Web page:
Close to Camberwick Green was Trumpton, where we found Pippin Fort under the charge of Captain Snort and who could forget the firemen? Pugh, Pugh, Barney McGrew, Cuthbert, Dibble, and Grub. The law in town was represented by Policeman Potter while Camberwick Green had PC McGarry to keep its citizens in check.

Once all these characters started running through my head, I was toast because then I started remembering all my children's favourite TV shows, and what a list there was. The Woodentops, The Clangers, Noggin the Nog, Bagpuss, The Herbs, and a series that my late husband grew to love, Wind in the Willows, which played from 1984-88.

Based on Kenneth Graham's book, my DDH (the acronym for dear departed husband) was totally charmed by Badger, Rat, Mole and Mr. Toad of Toad Hall. But his
Chief Weasel
most favourite character was Chief Weasel. I'm not sure, but I think Nitch identified with this character's rascally ways! Not only that, but the Weasel was voiced by one of Nitch's favourite actors, David Jason.

Anyone who has watched any British TV shows will likely have their favourites, too, but Nitch enjoyed many of the shows in which David Jason appeared like Only Fools and Horses, Open All Hours and particularly The Darling Buds of May based on the books by H.E. Bates.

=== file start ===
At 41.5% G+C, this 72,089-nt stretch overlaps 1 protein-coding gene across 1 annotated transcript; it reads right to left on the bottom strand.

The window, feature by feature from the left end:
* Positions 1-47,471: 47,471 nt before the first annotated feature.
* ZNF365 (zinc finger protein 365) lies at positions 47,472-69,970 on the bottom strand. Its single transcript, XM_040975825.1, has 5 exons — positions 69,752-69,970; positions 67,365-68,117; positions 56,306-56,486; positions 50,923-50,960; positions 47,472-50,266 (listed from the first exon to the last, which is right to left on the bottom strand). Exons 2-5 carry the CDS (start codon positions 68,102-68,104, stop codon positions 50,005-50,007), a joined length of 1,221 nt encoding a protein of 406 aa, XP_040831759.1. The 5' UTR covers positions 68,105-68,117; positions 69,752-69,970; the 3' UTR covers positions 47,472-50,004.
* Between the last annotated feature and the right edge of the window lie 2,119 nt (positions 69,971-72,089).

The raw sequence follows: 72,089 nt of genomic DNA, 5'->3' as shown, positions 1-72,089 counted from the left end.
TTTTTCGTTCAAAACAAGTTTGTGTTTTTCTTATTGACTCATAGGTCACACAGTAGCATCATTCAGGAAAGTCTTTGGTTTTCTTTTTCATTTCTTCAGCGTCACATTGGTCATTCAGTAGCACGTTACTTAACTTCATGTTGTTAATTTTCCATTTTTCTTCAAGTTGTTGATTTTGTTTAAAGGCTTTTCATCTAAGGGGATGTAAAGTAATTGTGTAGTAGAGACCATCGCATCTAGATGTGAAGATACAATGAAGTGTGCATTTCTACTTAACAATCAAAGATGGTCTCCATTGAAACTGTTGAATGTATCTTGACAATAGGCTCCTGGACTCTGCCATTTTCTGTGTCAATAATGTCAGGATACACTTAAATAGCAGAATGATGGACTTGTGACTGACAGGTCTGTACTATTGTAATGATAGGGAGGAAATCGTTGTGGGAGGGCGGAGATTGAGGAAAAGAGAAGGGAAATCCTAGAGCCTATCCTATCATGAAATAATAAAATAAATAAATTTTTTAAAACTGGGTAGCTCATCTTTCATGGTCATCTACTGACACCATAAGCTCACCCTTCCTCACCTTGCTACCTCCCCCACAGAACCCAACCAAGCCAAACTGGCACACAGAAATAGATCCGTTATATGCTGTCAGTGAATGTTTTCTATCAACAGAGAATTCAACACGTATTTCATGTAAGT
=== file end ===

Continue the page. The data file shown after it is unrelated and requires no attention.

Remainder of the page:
Mum and Pop Larkin and their brood of children lived on a farm in Kent. They made a living from selling scrap and doing deals and particularly devising ways to avoid paying taxes. It was set during a gentler period of life at the end of the 50s and beginning of the 60s. Catherine Zeta Jones had her first major TV role in this series, too.

All this remembering has put a smile on my face. There seemed to be much more warmth and wit in some of those old TV shows than there is today. Maybe it's a sign of the times that we have so many shows dealing with disaster and death but I, for one, am happy to visit YouTube for a real dose of nostalgia.

Thursday, April 19, 2018

Felicity at the Cross Hotel

I have just finished reading this book and really loved it. I found the all the characters engaging, plausible, and despite mixed messages and misunderstandings between them, it all worked out to be the happy ending readers of contemporary romance look for.

The tagline on the cover says "A feel good, uplifting romance for the summer" but this is a good read any time of year. I was happy to leave a review for author Helena Fairfax. 

Monday, April 16, 2018

Books by Shelley Kassian

Hello again! I'm happy to showcase three of Shelley Kassian's books. Shelley, a multi-published author, appreciates the corridors of medieval history and in particular the Tudor period. She has visited the United Kingdom, touring many castles in her pursuit of story. When asked, Shelley assists novice writers in building fictional worlds and enjoys crafting her own stories into novel-length fiction. She shares her life with her husband, adores her adult children, and lives in Calgary, Alberta, Canada.

Here are three titles showcasing her talents. A romantasy (romantic fantasy) , a historical romance and a contemporary western romance which I am particularly looking forward to reading.

The Scarlett Mark, A MedEvil Romantasy. Book 1 in The Odin Saga

A Lord cursed.
A Princess cast aside.
A Mark that could change everything!